|Table of Content|
|Difference Outpatient and Inpatient|
|How They Work|
|Best Inpatient Drug Rehab Centers|
|Find The Right Program|
|Specific Types of Programs|
Going to treatment offers a number of specific benefits not available in lower levels of care. Lesser levels include such services as partial day or outpatient programs.
Inpatient drug rehab centers give the individual the unique ability to remove themselves from their day-to-day surroundings and work on recovery, full-time. Getting away from their “using environment” allows them to see themselves from the outside.
By getting away from their using environment, patients are better able to focus strictly on their treatment and recovery, and block out all the outside issues and responsibilities. They provide a supportive healing environment. This offers a patient the opportunity to concentrate on their personal problems with the help of a qualified professional.
One of the positive benefits of attending inpatient drug rehab centers is educating the substance abuser about the facts of the disease of addiction and or alcoholism. Most alcoholics and drug addicts are in some form of “denial”. This means they are minimizing the degree and effects their drug and alcohol use is having on themselves and others.
Good treatment centers make sure each patient gradually becomes more and more aware of the “realities” of their using behavior. Inpatient rehabs are designed to help a patient see how their drug and or alcohol behavior has had such a negative impact on their life and on the people around them. Getting a patient to see the consequences they have suffered as a direct result of their drug and or alcohol use, is very important to the process.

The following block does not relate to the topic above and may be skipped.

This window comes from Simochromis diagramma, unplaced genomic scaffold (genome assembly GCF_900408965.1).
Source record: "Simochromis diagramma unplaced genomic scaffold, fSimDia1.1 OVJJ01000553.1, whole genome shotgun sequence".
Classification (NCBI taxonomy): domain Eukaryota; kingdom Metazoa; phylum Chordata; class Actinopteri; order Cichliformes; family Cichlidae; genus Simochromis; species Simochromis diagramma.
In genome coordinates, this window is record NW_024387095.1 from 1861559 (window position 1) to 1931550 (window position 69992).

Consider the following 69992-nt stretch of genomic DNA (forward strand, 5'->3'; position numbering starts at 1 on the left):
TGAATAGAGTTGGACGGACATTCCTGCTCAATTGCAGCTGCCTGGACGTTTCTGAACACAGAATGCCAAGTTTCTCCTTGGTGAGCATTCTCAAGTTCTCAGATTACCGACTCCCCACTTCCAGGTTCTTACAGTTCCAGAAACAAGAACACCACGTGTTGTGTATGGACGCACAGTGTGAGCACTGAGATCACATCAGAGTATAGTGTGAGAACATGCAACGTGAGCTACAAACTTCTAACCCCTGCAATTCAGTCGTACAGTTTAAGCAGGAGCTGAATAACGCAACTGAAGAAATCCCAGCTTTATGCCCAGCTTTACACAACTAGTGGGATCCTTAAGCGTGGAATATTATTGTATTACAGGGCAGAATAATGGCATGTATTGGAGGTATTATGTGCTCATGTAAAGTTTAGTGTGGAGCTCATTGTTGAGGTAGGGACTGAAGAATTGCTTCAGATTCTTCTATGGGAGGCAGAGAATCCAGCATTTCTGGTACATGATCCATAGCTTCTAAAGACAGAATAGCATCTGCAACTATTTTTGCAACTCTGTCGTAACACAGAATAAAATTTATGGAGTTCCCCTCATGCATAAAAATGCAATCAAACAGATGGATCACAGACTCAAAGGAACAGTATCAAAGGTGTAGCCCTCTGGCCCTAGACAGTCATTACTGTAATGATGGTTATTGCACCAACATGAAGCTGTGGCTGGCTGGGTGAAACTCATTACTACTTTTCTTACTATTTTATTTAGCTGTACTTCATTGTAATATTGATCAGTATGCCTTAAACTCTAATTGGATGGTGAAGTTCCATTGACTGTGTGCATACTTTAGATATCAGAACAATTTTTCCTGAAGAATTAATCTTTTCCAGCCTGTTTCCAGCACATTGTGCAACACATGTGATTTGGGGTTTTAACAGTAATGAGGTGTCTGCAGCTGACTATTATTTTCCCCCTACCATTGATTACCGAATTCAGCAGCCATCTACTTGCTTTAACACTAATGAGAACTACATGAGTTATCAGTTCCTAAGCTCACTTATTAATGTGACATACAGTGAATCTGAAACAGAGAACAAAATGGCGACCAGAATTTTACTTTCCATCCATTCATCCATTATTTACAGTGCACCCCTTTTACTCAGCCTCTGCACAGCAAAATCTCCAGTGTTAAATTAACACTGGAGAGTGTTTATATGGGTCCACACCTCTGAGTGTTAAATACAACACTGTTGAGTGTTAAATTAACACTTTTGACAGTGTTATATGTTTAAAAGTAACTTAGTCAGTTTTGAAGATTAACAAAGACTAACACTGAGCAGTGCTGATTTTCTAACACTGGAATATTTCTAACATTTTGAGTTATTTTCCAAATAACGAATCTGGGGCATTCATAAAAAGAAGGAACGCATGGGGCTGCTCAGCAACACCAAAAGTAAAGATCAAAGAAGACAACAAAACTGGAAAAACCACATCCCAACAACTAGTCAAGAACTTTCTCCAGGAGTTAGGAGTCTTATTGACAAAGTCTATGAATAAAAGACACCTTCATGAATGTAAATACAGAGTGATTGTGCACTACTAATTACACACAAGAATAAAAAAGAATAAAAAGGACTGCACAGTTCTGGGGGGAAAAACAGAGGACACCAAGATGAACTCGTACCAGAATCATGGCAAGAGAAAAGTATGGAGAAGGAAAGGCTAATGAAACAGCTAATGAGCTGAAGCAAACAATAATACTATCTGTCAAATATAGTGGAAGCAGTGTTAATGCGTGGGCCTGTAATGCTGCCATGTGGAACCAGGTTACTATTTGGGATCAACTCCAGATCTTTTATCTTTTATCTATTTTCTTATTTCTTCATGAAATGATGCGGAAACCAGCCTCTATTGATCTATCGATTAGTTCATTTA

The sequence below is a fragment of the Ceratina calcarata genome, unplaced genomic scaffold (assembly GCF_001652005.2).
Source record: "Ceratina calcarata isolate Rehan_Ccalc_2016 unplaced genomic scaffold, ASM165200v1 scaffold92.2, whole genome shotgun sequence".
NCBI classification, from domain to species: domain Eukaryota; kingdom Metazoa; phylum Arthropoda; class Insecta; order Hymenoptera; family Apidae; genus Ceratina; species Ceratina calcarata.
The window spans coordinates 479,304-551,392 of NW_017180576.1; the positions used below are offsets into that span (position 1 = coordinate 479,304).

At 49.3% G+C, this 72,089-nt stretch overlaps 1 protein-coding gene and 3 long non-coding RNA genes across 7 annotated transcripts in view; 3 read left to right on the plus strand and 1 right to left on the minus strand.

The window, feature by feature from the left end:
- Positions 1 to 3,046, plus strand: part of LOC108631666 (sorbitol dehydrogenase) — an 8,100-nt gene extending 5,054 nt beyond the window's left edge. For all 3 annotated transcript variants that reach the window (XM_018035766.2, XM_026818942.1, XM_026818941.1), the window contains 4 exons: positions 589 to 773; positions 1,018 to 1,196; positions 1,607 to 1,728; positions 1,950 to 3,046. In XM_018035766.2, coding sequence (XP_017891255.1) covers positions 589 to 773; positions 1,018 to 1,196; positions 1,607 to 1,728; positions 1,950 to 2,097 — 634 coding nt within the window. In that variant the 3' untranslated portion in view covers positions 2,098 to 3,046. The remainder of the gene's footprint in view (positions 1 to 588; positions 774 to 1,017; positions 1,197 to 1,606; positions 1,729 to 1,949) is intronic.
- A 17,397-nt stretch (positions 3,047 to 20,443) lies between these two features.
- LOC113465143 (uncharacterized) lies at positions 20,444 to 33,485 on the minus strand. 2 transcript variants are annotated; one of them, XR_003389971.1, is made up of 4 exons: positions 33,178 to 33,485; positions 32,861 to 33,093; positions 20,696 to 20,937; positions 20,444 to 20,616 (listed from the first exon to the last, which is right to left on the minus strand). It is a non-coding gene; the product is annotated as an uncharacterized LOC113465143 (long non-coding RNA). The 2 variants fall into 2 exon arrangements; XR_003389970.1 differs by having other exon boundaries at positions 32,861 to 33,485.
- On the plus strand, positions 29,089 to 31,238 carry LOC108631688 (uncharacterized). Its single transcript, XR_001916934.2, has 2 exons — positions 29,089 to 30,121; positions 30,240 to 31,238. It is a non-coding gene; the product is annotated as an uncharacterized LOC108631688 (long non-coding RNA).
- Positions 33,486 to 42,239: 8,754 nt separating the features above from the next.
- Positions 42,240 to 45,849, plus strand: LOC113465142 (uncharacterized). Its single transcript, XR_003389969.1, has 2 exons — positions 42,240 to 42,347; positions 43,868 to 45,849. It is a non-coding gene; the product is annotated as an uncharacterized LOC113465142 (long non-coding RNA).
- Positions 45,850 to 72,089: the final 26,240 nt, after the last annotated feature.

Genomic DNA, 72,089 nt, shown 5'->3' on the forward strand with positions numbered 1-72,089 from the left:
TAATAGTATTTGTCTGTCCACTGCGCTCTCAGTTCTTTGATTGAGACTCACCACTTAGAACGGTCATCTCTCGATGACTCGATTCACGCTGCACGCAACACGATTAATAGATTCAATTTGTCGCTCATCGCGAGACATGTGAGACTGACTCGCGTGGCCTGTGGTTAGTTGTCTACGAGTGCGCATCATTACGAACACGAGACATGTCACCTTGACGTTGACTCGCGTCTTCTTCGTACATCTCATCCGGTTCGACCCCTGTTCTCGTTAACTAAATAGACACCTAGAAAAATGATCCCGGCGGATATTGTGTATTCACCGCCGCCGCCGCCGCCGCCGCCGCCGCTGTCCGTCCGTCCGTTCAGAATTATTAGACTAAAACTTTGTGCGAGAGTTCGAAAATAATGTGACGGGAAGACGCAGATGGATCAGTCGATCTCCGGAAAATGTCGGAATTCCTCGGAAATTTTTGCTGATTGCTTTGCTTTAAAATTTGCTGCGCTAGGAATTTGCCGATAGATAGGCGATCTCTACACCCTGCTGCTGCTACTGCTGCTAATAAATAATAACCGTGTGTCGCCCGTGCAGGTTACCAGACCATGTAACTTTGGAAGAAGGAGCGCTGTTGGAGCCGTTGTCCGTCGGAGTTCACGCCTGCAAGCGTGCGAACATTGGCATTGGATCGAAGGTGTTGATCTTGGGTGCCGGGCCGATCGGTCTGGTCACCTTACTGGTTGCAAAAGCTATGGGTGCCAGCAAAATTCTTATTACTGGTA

One of the key objectives is to show a patient the changes they will need to make in various areas of the life, in order to live a drug and alcohol-free lifestyle. This is done using a variety of activities and therapies including lecture, videos, books, cognitive behavioral therapy, motivational therapy as well as individual and group therapy sessions.
Overcoming the disease of alcoholism or drug addiction is not easy. Most people cannot do it without help. Studies have shown the best way to obtain and maintain successful recovery from addiction or alcoholism is to start in a full-time facility. By going into a program, a person gains the knowledge, tools and assistance to help them be successful in recovery.
To most people, inpatient refers to the classic, 30-day, residential facility, where patients stay there on a full-time basis.
However, within the industry, however, there a an identically named level of care, which means something entirely different meaning, namely short-term, detox and stabilization.
Difference Between Outpatient and Inpatient
Inpatient addiction rehab centers offer comprehensive care 24 hours a day, 7 days a week. The services include room and board, and all the therapy services such as group and individual therapy, medication management, cognitive behavioral techniques, and other recreational activities.
At an outpatient program clients go home after therapy spending a few hours at the treatment facility. Outpatient Programs typically have clients coming from around the local community for a specific amount of time per week. The outpatient programs are mainly group therapy. They are designed for continuing treatment after a residential program. Residential clients stay at the facility for the entire duration of their treatment.